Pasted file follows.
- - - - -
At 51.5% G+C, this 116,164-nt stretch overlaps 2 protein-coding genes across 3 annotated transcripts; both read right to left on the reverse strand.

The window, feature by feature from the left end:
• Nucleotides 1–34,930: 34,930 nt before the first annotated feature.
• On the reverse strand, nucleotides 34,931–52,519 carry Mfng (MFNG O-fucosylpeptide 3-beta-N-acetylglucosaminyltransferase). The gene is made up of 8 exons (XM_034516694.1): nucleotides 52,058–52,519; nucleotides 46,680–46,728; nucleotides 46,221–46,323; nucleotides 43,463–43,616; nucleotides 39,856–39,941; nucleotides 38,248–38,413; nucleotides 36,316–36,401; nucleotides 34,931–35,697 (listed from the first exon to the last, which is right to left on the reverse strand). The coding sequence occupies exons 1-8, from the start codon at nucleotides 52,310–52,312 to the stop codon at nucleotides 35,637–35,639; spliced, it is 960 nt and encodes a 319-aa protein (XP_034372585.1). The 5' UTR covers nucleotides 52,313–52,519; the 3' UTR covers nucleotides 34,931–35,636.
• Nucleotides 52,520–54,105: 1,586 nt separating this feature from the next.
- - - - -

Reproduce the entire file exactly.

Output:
At 51.5% G+C, this 116,164-nt stretch overlaps 2 protein-coding genes across 3 annotated transcripts; both read right to left on the reverse strand.

The window, feature by feature from the left end:
• Nucleotides 1–34,930: 34,930 nt before the first annotated feature.
• On the reverse strand, nucleotides 34,931–52,519 carry Mfng (MFNG O-fucosylpeptide 3-beta-N-acetylglucosaminyltransferase). The gene is made up of 8 exons (XM_034516694.1): nucleotides 52,058–52,519; nucleotides 46,680–46,728; nucleotides 46,221–46,323; nucleotides 43,463–43,616; nucleotides 39,856–39,941; nucleotides 38,248–38,413; nucleotides 36,316–36,401; nucleotides 34,931–35,697 (listed from the first exon to the last, which is right to left on the reverse strand). The coding sequence occupies exons 1-8, from the start codon at nucleotides 52,310–52,312 to the stop codon at nucleotides 35,637–35,639; spliced, it is 960 nt and encodes a 319-aa protein (XP_034372585.1). The 5' UTR covers nucleotides 52,313–52,519; the 3' UTR covers nucleotides 34,931–35,636.
• Nucleotides 52,520–54,105: 1,586 nt separating this feature from the next.